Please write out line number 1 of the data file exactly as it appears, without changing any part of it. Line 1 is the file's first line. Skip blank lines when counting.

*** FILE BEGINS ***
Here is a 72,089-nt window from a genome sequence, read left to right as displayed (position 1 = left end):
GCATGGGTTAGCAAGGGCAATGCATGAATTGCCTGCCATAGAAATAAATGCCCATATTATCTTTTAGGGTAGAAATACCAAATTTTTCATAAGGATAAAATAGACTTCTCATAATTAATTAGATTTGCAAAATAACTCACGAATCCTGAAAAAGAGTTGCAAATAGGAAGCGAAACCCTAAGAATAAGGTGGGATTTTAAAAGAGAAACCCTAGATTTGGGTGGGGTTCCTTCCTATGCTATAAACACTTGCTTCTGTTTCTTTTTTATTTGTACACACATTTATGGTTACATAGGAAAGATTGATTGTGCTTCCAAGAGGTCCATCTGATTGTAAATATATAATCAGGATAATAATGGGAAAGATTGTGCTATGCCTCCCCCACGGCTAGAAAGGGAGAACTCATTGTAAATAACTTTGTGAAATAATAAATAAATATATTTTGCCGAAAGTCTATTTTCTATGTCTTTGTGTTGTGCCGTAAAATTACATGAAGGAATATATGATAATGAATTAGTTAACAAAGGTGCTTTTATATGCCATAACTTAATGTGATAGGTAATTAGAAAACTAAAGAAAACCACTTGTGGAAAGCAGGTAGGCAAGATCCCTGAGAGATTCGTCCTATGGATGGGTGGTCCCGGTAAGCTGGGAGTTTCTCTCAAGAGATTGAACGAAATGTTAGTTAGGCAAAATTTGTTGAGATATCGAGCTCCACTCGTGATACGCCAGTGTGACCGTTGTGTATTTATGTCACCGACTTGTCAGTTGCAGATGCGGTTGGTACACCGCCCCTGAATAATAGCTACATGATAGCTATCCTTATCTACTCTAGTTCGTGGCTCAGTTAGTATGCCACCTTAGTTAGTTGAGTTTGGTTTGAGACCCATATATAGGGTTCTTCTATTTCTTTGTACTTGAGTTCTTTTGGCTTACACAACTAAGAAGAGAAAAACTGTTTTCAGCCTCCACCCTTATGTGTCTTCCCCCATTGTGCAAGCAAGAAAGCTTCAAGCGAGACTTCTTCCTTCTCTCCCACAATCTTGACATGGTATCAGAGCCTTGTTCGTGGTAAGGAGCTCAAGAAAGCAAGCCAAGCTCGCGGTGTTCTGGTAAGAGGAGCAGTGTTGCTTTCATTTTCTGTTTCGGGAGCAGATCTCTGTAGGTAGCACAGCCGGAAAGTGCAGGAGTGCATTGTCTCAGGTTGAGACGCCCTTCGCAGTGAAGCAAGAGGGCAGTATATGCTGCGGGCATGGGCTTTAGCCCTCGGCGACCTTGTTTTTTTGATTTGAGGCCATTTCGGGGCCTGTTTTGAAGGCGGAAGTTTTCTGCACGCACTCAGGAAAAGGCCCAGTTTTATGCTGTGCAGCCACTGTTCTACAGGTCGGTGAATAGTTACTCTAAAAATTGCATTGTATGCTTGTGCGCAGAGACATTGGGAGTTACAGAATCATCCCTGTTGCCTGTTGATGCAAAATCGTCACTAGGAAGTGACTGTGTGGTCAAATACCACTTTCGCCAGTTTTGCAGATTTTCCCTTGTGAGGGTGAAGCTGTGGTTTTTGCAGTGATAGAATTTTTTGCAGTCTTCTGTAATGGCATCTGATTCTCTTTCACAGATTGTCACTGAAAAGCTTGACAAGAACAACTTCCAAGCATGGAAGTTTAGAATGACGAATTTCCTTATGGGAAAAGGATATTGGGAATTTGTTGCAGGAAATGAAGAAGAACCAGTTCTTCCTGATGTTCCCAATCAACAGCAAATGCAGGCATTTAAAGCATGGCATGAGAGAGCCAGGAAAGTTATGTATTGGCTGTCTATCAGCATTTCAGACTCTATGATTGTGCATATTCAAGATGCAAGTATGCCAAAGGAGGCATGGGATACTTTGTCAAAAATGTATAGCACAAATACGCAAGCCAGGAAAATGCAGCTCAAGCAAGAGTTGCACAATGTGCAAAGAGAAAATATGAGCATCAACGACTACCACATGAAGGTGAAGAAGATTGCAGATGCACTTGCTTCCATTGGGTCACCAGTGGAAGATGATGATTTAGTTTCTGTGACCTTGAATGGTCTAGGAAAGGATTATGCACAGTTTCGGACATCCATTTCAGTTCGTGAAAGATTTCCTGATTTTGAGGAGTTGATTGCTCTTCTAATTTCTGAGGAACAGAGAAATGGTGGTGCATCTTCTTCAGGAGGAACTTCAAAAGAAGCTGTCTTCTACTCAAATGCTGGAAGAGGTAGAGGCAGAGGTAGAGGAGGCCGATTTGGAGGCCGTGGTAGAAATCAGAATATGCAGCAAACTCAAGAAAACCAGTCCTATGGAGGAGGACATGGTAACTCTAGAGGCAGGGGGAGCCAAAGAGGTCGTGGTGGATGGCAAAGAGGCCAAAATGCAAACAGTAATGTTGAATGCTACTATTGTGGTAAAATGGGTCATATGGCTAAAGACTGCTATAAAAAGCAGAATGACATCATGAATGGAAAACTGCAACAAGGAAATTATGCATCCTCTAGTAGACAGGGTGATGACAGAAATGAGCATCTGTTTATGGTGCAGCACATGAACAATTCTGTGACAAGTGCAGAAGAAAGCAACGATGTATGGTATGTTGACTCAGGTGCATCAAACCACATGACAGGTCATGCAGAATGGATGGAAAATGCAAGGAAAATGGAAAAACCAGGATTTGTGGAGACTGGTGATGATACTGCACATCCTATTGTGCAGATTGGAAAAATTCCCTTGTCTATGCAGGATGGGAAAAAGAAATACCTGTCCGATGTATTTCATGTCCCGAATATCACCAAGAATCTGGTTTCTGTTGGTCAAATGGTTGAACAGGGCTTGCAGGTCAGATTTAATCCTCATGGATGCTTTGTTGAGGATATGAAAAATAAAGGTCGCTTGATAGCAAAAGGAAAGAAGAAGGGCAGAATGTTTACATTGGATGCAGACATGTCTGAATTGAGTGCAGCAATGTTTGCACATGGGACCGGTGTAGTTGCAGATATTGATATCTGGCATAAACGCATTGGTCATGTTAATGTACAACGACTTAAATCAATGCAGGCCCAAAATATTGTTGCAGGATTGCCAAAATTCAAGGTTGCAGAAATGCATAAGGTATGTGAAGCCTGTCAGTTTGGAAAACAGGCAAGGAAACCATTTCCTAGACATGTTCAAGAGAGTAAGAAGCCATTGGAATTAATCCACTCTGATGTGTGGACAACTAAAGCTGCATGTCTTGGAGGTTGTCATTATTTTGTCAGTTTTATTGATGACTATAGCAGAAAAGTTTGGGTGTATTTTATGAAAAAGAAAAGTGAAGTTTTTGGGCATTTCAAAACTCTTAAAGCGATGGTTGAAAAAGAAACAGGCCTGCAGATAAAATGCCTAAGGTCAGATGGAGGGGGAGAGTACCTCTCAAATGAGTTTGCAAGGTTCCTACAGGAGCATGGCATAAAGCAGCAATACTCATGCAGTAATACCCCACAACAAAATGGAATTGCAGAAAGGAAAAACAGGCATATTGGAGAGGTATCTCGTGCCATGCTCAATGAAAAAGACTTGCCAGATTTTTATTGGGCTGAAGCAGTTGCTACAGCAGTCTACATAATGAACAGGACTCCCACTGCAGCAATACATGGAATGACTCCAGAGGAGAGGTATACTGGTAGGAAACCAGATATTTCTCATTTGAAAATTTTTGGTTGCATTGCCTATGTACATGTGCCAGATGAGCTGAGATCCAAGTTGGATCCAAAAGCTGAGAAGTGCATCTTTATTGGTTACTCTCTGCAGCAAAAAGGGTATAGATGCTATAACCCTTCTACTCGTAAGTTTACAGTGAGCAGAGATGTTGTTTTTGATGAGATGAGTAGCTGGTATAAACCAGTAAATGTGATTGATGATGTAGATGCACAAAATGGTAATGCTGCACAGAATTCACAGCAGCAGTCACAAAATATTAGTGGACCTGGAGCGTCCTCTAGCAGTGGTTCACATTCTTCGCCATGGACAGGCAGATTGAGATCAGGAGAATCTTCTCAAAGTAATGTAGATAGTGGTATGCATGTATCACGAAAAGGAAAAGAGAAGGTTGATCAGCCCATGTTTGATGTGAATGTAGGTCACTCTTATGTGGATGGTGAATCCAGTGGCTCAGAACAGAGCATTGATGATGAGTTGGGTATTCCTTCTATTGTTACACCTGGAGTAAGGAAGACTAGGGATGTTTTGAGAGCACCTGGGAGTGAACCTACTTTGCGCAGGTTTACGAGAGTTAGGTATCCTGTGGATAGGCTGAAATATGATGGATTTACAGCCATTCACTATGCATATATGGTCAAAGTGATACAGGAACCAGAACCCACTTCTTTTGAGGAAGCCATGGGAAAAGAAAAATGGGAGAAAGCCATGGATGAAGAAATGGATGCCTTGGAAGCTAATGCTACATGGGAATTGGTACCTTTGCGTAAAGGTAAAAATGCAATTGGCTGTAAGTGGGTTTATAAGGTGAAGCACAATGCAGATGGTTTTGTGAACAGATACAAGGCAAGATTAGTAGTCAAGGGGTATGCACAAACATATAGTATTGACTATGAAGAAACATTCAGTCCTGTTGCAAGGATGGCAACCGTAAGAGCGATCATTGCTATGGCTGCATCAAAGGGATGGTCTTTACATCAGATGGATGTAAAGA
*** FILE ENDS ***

Here is a 72,089-nt window from a genome sequence, read left to right as displayed (position 1 = left end):